The presidents of Turkey and Armenia will tonight attend a World Cup qualifying match between the countries. Nothing unusual about that on the face of it, until you consider the bitterness which has existed between the two peoples since hundreds of thousands of Armenians were killed by Turkey's predecessor, the Ottoman Empire, during and just after the First World War. Whether or not the killings can be called a genocide is one of many contentious issues which is still unresolved, but the good news is that both nations are at last moving forward politically.
A deal was recently agreed so Turkey and Armenia could finally establish diplomatic ties, and allowing the border between the countries to be re-opened. US Secretary of State Hillary Clinton was there to witness the signing of the accord, and no wonder, because the surprisingly large Armenian population of her own country (the Armenian diaspora is one of the world's most widely spread, partly because of the killings) has put plenty of pressure on Congress and forced the issue onto her agenda. Although many Armenians around the world were bitterly disappointed the deal didn't include a Turkish admission of genocide, there are plenty within Armenia itself who will now have opportunities that didn't exist before it was signed.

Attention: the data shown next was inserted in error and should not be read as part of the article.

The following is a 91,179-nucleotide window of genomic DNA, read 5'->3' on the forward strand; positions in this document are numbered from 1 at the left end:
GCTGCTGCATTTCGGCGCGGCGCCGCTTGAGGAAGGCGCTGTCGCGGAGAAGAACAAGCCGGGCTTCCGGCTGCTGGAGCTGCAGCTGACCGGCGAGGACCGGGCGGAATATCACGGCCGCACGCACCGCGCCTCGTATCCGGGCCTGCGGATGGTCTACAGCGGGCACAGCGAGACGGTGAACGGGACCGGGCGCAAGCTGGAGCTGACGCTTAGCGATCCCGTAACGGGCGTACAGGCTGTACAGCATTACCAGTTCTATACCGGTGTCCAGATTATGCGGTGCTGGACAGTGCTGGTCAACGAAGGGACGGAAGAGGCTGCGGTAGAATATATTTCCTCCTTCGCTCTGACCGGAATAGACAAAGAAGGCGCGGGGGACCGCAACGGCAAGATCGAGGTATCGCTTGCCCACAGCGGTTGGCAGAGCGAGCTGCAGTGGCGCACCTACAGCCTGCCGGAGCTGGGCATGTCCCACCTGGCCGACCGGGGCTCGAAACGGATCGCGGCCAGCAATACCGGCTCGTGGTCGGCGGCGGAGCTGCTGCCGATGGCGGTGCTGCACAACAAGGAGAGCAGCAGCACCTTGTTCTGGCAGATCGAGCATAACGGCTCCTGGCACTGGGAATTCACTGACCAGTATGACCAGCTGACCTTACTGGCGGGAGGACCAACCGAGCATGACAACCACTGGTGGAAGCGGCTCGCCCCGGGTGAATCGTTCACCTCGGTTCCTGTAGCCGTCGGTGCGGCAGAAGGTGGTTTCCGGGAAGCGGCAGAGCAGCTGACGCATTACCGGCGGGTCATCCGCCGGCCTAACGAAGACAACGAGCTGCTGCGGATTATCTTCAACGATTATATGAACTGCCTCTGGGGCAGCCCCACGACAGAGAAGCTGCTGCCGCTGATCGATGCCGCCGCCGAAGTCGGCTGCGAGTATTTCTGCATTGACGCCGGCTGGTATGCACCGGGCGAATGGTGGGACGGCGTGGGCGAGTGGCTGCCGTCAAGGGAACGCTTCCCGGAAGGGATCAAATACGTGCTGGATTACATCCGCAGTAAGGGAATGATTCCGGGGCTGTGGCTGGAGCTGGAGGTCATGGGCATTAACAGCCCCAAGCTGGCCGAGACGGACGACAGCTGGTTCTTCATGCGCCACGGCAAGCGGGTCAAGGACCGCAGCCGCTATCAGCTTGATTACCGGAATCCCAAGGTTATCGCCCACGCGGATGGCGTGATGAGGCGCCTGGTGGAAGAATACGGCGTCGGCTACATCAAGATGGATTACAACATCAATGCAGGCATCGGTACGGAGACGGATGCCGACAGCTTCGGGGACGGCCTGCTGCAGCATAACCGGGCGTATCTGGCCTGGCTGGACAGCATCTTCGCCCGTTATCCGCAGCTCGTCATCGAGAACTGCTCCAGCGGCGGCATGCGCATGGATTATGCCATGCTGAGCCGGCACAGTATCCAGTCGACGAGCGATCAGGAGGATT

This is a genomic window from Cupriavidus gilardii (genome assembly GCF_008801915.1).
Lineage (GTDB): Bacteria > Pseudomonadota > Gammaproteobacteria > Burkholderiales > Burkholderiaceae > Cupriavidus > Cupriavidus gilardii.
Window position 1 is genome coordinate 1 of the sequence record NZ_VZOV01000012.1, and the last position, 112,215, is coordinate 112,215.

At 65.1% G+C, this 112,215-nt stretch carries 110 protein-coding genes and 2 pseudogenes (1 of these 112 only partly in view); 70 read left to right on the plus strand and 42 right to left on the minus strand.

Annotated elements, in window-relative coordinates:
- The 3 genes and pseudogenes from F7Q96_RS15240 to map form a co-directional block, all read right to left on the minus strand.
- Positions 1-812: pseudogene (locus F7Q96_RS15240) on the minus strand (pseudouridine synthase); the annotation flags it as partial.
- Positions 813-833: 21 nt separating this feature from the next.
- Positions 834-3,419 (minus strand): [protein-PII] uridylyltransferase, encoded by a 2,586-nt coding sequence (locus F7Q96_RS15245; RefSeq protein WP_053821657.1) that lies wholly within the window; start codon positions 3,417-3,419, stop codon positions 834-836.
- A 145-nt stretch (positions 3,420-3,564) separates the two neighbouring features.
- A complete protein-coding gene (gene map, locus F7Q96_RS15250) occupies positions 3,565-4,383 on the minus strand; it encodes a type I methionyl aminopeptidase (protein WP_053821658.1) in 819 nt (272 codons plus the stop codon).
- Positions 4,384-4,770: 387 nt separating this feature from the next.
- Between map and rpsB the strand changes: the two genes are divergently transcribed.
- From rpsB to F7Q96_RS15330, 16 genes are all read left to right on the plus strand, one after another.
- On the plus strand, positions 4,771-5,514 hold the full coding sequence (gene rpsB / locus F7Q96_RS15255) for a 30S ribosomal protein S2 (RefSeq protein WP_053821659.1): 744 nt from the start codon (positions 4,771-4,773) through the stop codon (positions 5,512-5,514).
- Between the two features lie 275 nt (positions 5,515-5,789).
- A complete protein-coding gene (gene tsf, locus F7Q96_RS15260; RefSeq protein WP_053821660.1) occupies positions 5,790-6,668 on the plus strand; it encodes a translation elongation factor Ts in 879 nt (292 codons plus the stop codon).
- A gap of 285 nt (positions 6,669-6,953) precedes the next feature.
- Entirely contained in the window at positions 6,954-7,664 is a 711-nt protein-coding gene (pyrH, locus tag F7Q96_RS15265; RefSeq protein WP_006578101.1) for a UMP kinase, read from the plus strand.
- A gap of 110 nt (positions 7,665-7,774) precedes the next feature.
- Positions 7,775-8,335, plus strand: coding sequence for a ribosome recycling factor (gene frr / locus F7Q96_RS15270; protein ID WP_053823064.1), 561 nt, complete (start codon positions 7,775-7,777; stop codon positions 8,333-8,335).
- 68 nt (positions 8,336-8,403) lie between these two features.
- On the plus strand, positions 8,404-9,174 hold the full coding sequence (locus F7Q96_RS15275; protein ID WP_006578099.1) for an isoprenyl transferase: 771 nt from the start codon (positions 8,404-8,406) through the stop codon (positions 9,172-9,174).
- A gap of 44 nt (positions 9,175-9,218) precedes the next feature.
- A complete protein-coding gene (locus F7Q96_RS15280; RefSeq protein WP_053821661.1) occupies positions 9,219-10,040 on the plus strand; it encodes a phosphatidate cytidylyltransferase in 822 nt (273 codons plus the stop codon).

As is so often the case, this diplomacy comes down to money. Armenia is a poor country, and is right next to Turkey, which is the world's 17th largest economy. Armenian businessmen want to leave the past in the past and get on with trading with their neighbour and, through it, the world. The Turks meanwhile want to join the EU one day, and know that would not be possible without better relations with the Armenians. These economic and political forces have been helped along by the apparent personal chemistry between the two presidents, who first appeared together at last year's qualifier between the two nations in Armenia. That started the final round of diplomacy which has led to the deal and could, in time, help bring Turkey and Armenia closer to the rest of Europe.